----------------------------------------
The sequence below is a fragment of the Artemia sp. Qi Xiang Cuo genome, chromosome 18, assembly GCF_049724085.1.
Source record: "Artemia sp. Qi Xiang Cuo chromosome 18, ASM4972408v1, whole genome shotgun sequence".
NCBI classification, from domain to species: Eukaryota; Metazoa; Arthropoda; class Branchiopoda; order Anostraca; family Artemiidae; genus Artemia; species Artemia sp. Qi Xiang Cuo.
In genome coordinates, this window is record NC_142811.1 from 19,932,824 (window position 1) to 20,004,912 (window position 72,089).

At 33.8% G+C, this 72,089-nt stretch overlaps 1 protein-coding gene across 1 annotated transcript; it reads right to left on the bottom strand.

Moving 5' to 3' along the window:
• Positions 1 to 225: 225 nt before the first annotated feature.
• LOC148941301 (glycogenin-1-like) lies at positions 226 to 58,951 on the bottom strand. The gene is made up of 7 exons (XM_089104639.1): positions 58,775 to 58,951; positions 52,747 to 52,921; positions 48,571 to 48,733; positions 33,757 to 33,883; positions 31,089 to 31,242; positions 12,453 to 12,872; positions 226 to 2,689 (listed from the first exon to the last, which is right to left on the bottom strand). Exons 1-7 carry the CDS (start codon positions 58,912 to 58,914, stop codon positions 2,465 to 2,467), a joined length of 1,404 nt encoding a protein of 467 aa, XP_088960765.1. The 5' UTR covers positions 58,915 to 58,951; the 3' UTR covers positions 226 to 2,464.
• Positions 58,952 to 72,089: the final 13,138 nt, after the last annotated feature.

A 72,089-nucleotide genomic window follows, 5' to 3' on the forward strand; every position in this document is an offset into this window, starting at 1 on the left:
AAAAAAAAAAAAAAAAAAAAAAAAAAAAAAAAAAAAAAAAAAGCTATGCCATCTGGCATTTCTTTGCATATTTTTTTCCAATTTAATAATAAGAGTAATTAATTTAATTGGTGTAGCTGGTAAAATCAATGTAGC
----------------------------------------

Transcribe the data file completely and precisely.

The sequence below is a fragment of the Artemia sp. Qi Xiang Cuo genome, chromosome 18, assembly GCF_049724085.1.
Source record: "Artemia sp. Qi Xiang Cuo chromosome 18, ASM4972408v1, whole genome shotgun sequence".
NCBI classification, from domain to species: Eukaryota; Metazoa; Arthropoda; class Branchiopoda; order Anostraca; family Artemiidae; genus Artemia; species Artemia sp. Qi Xiang Cuo.
In genome coordinates, this window is record NC_142811.1 from 19,932,824 (window position 1) to 20,004,912 (window position 72,089).

At 33.8% G+C, this 72,089-nt stretch overlaps 1 protein-coding gene across 1 annotated transcript; it reads right to left on the bottom strand.

Moving 5' to 3' along the window:
• Positions 1 to 225: 225 nt before the first annotated feature.
• LOC148941301 (glycogenin-1-like) lies at positions 226 to 58,951 on the bottom strand. The gene is made up of 7 exons (XM_089104639.1): positions 58,775 to 58,951; positions 52,747 to 52,921; positions 48,571 to 48,733; positions 33,757 to 33,883; positions 31,089 to 31,242; positions 12,453 to 12,872; positions 226 to 2,689 (listed from the first exon to the last, which is right to left on the bottom strand). Exons 1-7 carry the CDS (start codon positions 58,912 to 58,914, stop codon positions 2,465 to 2,467), a joined length of 1,404 nt encoding a protein of 467 aa, XP_088960765.1. The 5' UTR covers positions 58,915 to 58,951; the 3' UTR covers positions 226 to 2,464.
• Positions 58,952 to 72,089: the final 13,138 nt, after the last annotated feature.

A 72,089-nucleotide genomic window follows, 5' to 3' on the forward strand; every position in this document is an offset into this window, starting at 1 on the left:
AAAAAAAAAAAAAAAAAAAAAAAAAAAAAAAAAAAAAAAAAAGCTATGCCATCTGGCATTTCTTTGCATATTTTTTTCCAATTTAATAATAAGAGTAATTAATTTAATTGGTGTAGCTGGTAAAATCAATGTAGC